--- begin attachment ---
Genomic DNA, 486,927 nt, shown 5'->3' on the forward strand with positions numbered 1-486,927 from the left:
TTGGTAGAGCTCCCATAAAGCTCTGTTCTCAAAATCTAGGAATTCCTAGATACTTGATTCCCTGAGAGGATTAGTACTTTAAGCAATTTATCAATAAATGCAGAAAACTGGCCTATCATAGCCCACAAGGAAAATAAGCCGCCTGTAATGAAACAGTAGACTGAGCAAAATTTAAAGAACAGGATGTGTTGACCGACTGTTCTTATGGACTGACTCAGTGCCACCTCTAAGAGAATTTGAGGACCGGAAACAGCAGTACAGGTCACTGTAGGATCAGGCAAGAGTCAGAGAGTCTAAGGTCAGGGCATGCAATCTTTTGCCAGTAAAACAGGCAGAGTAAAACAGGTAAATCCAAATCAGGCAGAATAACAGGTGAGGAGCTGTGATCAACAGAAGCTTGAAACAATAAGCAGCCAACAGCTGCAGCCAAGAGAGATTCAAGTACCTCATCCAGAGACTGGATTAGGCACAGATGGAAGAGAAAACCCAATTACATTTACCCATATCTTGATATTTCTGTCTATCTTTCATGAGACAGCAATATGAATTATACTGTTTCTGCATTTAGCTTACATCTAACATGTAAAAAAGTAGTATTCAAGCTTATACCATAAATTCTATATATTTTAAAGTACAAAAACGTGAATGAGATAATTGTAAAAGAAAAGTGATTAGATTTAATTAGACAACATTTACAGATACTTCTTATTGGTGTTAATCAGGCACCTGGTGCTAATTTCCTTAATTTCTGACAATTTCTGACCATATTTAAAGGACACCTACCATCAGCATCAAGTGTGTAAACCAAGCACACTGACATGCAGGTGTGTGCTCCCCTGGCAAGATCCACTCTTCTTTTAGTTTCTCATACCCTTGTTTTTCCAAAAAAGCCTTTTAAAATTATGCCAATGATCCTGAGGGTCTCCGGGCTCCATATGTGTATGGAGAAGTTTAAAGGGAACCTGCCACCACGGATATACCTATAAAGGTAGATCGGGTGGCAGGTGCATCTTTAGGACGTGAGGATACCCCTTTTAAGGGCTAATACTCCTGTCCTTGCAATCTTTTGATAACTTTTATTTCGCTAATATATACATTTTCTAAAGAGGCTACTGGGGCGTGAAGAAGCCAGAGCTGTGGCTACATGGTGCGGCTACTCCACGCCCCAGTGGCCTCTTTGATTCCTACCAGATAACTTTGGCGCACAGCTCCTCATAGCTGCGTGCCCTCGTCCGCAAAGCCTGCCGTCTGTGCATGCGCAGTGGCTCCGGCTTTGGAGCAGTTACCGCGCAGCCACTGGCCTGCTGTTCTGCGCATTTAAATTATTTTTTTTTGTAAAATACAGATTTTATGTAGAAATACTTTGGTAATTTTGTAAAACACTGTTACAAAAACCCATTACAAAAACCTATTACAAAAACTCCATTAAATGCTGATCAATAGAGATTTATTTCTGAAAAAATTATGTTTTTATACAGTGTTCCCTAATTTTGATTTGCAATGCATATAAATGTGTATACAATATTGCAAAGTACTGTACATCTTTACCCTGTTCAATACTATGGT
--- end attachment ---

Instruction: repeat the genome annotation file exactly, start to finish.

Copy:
Genomic DNA, 486,927 nt, shown 5'->3' on the forward strand with positions numbered 1-486,927 from the left:
TTGGTAGAGCTCCCATAAAGCTCTGTTCTCAAAATCTAGGAATTCCTAGATACTTGATTCCCTGAGAGGATTAGTACTTTAAGCAATTTATCAATAAATGCAGAAAACTGGCCTATCATAGCCCACAAGGAAAATAAGCCGCCTGTAATGAAACAGTAGACTGAGCAAAATTTAAAGAACAGGATGTGTTGACCGACTGTTCTTATGGACTGACTCAGTGCCACCTCTAAGAGAATTTGAGGACCGGAAACAGCAGTACAGGTCACTGTAGGATCAGGCAAGAGTCAGAGAGTCTAAGGTCAGGGCATGCAATCTTTTGCCAGTAAAACAGGCAGAGTAAAACAGGTAAATCCAAATCAGGCAGAATAACAGGTGAGGAGCTGTGATCAACAGAAGCTTGAAACAATAAGCAGCCAACAGCTGCAGCCAAGAGAGATTCAAGTACCTCATCCAGAGACTGGATTAGGCACAGATGGAAGAGAAAACCCAATTACATTTACCCATATCTTGATATTTCTGTCTATCTTTCATGAGACAGCAATATGAATTATACTGTTTCTGCATTTAGCTTACATCTAACATGTAAAAAAGTAGTATTCAAGCTTATACCATAAATTCTATATATTTTAAAGTACAAAAACGTGAATGAGATAATTGTAAAAGAAAAGTGATTAGATTTAATTAGACAACATTTACAGATACTTCTTATTGGTGTTAATCAGGCACCTGGTGCTAATTTCCTTAATTTCTGACAATTTCTGACCATATTTAAAGGACACCTACCATCAGCATCAAGTGTGTAAACCAAGCACACTGACATGCAGGTGTGTGCTCCCCTGGCAAGATCCACTCTTCTTTTAGTTTCTCATACCCTTGTTTTTCCAAAAAAGCCTTTTAAAATTATGCCAATGATCCTGAGGGTCTCCGGGCTCCATATGTGTATGGAGAAGTTTAAAGGGAACCTGCCACCACGGATATACCTATAAAGGTAGATCGGGTGGCAGGTGCATCTTTAGGACGTGAGGATACCCCTTTTAAGGGCTAATACTCCTGTCCTTGCAATCTTTTGATAACTTTTATTTCGCTAATATATACATTTTCTAAAGAGGCTACTGGGGCGTGAAGAAGCCAGAGCTGTGGCTACATGGTGCGGCTACTCCACGCCCCAGTGGCCTCTTTGATTCCTACCAGATAACTTTGGCGCACAGCTCCTCATAGCTGCGTGCCCTCGTCCGCAAAGCCTGCCGTCTGTGCATGCGCAGTGGCTCCGGCTTTGGAGCAGTTACCGCGCAGCCACTGGCCTGCTGTTCTGCGCATTTAAATTATTTTTTTTTGTAAAATACAGATTTTATGTAGAAATACTTTGGTAATTTTGTAAAACACTGTTACAAAAACCCATTACAAAAACCTATTACAAAAACTCCATTAAATGCTGATCAATAGAGATTTATTTCTGAAAAAATTATGTTTTTATACAGTGTTCCCTAATTTTGATTTGCAATGCATATAAATGTGTATACAATATTGCAAAGTACTGTACATCTTTACCCTGTTCAATACTATGGT